Yesterday I shared the awesome cover for my YA novel, Exit Plans for Teenage Freaks (which is listed on Indiebound for pre-order!). I shared the blurb, described the book, chatted about it on Twitter and Facebook, and…
And got nervous.
Like, super nervous.
It took me a day to figure out what was bothering me, and once it clicked, it took me a bit longer to figure out how to feel about it. But, here it is, as simplified as I can put it:
I wrote a spec-fic YA novel. It’s a dash of coming-of-age, with a dose of adventure. It’s a bit funny, I hope, too. It’s about a kid who’s got a plan for the rest of his life, even though he’s seventeen, facing up against something completely unexpected: teleportation.
Oh, and the main character is gay.
And that was the thing. That was when the nerves started. It’s not about being gay. It’s not about him coming out (though, to be clear, his queerness impacts the story—of course it does—and there’s a character who is earlier on in their progression of coming to terms with their own queerness and that’s a sub-plot). Cole is out. He’s proud. He hangs with his rainbow club. He’s dated. He’s had his first few kisses (none of them were wow-moments, alas).
But this teleporting thing? That’s a real problem.
I realized I’m nervous because I’ve written a book where the gay isn’t The Big Thing ™, and I do that in my adult books all the time, but this is a YA, and…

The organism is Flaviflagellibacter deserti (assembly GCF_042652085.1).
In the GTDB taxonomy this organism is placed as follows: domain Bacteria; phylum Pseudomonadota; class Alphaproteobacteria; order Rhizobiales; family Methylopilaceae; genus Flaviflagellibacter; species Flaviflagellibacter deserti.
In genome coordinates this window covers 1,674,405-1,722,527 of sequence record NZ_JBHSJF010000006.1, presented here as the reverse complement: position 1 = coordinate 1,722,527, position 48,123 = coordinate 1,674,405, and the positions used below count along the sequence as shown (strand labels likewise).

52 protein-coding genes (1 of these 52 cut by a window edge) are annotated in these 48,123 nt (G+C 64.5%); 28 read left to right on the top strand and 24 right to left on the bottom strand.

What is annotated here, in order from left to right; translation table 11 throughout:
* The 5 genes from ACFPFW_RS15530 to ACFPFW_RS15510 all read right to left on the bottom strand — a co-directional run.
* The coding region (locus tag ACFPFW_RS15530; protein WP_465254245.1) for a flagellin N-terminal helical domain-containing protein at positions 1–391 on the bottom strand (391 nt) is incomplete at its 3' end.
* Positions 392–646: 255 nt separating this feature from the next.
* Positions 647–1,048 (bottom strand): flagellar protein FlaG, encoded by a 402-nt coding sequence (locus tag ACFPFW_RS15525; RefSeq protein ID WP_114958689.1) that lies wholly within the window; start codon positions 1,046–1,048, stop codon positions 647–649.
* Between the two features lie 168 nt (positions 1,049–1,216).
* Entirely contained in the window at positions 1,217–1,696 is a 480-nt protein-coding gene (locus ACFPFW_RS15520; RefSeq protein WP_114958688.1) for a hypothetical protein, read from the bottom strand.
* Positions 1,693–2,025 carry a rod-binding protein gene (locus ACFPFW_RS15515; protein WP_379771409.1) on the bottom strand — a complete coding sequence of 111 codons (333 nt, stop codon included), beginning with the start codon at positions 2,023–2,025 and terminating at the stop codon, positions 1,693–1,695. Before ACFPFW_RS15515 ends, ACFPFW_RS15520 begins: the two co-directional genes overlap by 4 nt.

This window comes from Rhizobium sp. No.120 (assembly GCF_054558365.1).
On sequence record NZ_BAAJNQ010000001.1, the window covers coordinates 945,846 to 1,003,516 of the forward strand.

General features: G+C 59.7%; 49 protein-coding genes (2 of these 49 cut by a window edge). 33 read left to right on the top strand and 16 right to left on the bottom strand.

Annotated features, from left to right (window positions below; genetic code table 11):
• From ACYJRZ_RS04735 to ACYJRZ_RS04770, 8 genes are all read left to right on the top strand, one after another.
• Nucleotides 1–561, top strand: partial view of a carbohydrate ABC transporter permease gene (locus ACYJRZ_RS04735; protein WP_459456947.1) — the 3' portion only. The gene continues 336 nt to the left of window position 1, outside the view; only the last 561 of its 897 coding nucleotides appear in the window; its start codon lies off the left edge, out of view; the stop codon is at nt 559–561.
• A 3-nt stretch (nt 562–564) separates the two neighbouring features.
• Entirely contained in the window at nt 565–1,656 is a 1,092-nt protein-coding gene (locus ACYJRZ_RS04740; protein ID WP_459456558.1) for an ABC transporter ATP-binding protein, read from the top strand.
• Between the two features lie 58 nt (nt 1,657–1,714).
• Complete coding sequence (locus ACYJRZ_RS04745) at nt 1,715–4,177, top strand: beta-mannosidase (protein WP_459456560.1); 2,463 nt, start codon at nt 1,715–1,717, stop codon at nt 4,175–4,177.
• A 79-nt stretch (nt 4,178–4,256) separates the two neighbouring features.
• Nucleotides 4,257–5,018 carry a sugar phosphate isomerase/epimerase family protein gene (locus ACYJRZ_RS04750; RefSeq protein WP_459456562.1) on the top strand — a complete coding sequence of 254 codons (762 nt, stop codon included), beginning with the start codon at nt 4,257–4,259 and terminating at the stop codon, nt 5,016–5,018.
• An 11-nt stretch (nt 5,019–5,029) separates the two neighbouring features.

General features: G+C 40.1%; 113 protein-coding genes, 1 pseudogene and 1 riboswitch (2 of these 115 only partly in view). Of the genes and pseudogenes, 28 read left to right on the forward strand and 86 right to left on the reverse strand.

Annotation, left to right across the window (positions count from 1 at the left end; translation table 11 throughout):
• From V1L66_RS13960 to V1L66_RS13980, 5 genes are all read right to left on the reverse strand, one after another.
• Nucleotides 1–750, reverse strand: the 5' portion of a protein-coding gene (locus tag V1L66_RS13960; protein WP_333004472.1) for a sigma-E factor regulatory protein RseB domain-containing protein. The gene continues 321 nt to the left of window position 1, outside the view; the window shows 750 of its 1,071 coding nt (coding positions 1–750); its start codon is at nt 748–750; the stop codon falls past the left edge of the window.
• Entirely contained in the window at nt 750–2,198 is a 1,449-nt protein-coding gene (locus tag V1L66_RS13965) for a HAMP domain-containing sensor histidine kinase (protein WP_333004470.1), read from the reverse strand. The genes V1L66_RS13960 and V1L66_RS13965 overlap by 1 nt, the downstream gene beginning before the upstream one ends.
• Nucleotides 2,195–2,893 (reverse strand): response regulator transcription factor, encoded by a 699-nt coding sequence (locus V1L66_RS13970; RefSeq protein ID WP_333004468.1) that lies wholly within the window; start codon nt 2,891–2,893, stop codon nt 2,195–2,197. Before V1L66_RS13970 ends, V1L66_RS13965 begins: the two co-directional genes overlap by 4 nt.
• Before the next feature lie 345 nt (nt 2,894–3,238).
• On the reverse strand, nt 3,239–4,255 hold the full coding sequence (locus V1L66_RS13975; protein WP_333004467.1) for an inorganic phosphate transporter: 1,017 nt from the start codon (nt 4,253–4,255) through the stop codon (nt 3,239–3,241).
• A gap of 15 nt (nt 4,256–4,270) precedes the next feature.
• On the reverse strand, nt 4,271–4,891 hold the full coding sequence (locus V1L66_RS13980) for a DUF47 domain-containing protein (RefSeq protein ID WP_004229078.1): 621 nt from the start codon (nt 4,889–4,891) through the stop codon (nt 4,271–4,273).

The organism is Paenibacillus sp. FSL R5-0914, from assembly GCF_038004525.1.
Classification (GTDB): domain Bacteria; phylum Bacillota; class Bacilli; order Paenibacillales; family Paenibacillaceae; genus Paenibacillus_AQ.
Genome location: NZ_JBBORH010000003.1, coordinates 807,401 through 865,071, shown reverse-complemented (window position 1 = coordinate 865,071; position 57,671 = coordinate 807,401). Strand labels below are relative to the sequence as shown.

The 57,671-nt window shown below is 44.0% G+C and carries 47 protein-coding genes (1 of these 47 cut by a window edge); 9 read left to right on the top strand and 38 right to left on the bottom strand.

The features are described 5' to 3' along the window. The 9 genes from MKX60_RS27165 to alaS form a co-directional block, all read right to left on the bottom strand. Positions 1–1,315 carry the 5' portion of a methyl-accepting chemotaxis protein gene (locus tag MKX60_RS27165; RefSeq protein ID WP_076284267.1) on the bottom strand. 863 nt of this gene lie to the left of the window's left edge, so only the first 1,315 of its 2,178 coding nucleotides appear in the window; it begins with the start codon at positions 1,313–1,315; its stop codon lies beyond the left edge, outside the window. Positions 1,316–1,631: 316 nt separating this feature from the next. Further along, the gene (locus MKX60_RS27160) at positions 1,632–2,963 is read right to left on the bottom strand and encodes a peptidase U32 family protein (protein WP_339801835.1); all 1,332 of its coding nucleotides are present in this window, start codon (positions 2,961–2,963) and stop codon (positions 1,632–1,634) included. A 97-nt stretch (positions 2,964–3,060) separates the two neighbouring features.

Well. Cue the nervous spiral of doom.
Followed by the spiral of frustration. Because we’re allowed this. Queer people are allowed characters in all the genres. Be it spec-fic, or romance, or mystery, or—yes—YA, the stories should include us.
So that’s what I wrote.
In a couple of days, I’ll be good. It’s not like I don’t have minor meltdowns every time I finish a book (this is a thing I think I have in common with pretty much every author I’ve ever met and spoken with). Just this time took me by surprise with the why of it.
I suppose it’s a little like when I wrote Light—a science fiction novel—and no small number of reviews proclaimed upset at the fade-to-black. Unpacking how many people assumed anything gay meant on-page sex—regardless of genre categorization—wasn’t pleasant.
I often answer the question “Why do you write?” with “I’m trying to write back in time.” I want to write the stories I didn’t get to read growing up. Light was exactly that: my ode to my love of superhero stories. Triad Blood and Triad Soul go back to my love of urban fantasy, and the constant frustration of zero queer characters ever seeming to exist (unless they were a gay werewolf doomed to die protecting the heroine).
Exit Plans for Teenage Freaks is the same thing. It’s the kind of book I wish I could have read: a YA spec-fic adventure/coming of age story.
And also queer.